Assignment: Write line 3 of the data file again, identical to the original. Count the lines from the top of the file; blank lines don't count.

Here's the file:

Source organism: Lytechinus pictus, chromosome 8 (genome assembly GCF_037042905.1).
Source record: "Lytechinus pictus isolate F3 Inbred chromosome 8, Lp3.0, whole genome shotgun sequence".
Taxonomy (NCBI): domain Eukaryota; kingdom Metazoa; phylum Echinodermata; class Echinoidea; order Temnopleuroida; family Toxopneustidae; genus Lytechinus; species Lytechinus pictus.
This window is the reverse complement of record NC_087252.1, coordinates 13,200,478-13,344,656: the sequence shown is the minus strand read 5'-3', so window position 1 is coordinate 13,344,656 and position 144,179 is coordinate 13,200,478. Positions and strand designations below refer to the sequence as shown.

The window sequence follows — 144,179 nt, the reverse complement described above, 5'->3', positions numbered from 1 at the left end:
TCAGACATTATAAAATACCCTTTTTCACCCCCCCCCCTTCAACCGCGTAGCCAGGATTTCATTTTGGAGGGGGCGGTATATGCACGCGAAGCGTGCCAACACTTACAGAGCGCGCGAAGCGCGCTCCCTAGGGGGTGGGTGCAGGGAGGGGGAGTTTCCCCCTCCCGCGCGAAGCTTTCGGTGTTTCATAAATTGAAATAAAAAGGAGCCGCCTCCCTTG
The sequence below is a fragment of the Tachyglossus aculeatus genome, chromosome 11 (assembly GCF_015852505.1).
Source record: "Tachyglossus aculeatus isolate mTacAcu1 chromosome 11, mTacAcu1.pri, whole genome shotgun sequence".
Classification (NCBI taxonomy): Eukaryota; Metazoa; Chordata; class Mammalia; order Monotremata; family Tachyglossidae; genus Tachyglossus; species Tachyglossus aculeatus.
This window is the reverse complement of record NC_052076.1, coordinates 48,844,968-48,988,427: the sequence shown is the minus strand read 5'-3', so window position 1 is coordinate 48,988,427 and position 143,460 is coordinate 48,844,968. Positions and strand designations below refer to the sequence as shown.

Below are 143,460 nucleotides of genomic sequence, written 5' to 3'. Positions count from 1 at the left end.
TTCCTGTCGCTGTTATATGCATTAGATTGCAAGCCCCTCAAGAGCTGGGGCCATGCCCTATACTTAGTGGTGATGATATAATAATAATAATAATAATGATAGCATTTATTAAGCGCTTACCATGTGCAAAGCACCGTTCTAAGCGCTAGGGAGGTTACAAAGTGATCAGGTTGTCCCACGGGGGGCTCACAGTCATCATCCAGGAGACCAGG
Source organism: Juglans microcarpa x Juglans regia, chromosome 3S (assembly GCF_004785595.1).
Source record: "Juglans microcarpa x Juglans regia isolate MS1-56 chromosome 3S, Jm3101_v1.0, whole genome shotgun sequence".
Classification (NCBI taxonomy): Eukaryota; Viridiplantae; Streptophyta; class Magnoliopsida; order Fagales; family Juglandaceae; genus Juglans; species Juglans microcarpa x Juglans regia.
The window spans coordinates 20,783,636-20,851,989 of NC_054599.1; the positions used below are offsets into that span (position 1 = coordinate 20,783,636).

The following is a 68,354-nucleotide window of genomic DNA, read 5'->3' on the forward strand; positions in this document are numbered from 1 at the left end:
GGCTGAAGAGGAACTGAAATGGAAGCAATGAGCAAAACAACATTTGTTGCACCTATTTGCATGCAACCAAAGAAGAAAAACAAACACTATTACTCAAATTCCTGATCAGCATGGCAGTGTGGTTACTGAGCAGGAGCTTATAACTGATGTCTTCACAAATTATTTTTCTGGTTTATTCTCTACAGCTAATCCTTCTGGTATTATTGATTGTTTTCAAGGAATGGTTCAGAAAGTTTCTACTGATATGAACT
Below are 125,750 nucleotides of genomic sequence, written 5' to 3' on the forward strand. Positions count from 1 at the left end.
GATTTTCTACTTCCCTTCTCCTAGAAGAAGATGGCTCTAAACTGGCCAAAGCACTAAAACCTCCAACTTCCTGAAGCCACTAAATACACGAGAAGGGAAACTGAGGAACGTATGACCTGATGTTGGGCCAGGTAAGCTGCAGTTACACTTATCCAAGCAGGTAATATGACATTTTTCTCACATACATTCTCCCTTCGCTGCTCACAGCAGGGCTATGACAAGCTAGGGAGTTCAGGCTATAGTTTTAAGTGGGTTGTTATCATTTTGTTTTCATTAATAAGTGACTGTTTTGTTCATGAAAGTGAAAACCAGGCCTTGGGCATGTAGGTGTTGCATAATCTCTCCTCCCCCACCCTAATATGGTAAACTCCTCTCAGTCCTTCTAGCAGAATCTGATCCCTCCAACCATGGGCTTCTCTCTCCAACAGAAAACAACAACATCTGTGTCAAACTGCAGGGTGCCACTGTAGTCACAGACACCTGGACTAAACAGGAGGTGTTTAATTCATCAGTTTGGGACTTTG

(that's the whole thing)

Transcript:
Taxonomy (NCBI): domain Eukaryota; kingdom Metazoa; phylum Echinodermata; class Echinoidea; order Temnopleuroida; family Toxopneustidae; genus Lytechinus; species Lytechinus pictus.